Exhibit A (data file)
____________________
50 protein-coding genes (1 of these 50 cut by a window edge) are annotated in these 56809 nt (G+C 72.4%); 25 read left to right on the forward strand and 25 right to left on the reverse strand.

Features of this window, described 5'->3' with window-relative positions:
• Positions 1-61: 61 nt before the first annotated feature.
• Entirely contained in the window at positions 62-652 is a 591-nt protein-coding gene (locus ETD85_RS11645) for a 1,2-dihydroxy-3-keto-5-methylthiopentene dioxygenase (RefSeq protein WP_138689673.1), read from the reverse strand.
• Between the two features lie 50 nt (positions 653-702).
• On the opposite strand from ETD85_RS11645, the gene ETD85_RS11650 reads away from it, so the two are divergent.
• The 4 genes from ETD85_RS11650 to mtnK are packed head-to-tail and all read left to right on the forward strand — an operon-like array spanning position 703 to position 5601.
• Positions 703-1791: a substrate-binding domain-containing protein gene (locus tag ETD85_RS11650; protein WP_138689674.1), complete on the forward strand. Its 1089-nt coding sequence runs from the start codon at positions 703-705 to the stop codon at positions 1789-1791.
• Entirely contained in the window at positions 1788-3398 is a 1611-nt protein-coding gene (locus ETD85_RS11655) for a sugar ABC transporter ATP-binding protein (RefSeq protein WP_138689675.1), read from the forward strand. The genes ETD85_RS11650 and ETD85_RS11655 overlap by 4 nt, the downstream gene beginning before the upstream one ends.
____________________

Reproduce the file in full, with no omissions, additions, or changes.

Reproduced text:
50 protein-coding genes (1 of these 50 cut by a window edge) are annotated in these 56809 nt (G+C 72.4%); 25 read left to right on the forward strand and 25 right to left on the reverse strand.

Features of this window, described 5'->3' with window-relative positions:
• Positions 1-61: 61 nt before the first annotated feature.
• Entirely contained in the window at positions 62-652 is a 591-nt protein-coding gene (locus ETD85_RS11645) for a 1,2-dihydroxy-3-keto-5-methylthiopentene dioxygenase (RefSeq protein WP_138689673.1), read from the reverse strand.
• Between the two features lie 50 nt (positions 653-702).
• On the opposite strand from ETD85_RS11645, the gene ETD85_RS11650 reads away from it, so the two are divergent.
• The 4 genes from ETD85_RS11650 to mtnK are packed head-to-tail and all read left to right on the forward strand — an operon-like array spanning position 703 to position 5601.
• Positions 703-1791: a substrate-binding domain-containing protein gene (locus tag ETD85_RS11650; protein WP_138689674.1), complete on the forward strand. Its 1089-nt coding sequence runs from the start codon at positions 703-705 to the stop codon at positions 1789-1791.
• Entirely contained in the window at positions 1788-3398 is a 1611-nt protein-coding gene (locus ETD85_RS11655) for a sugar ABC transporter ATP-binding protein (RefSeq protein WP_138689675.1), read from the forward strand. The genes ETD85_RS11650 and ETD85_RS11655 overlap by 4 nt, the downstream gene beginning before the upstream one ends.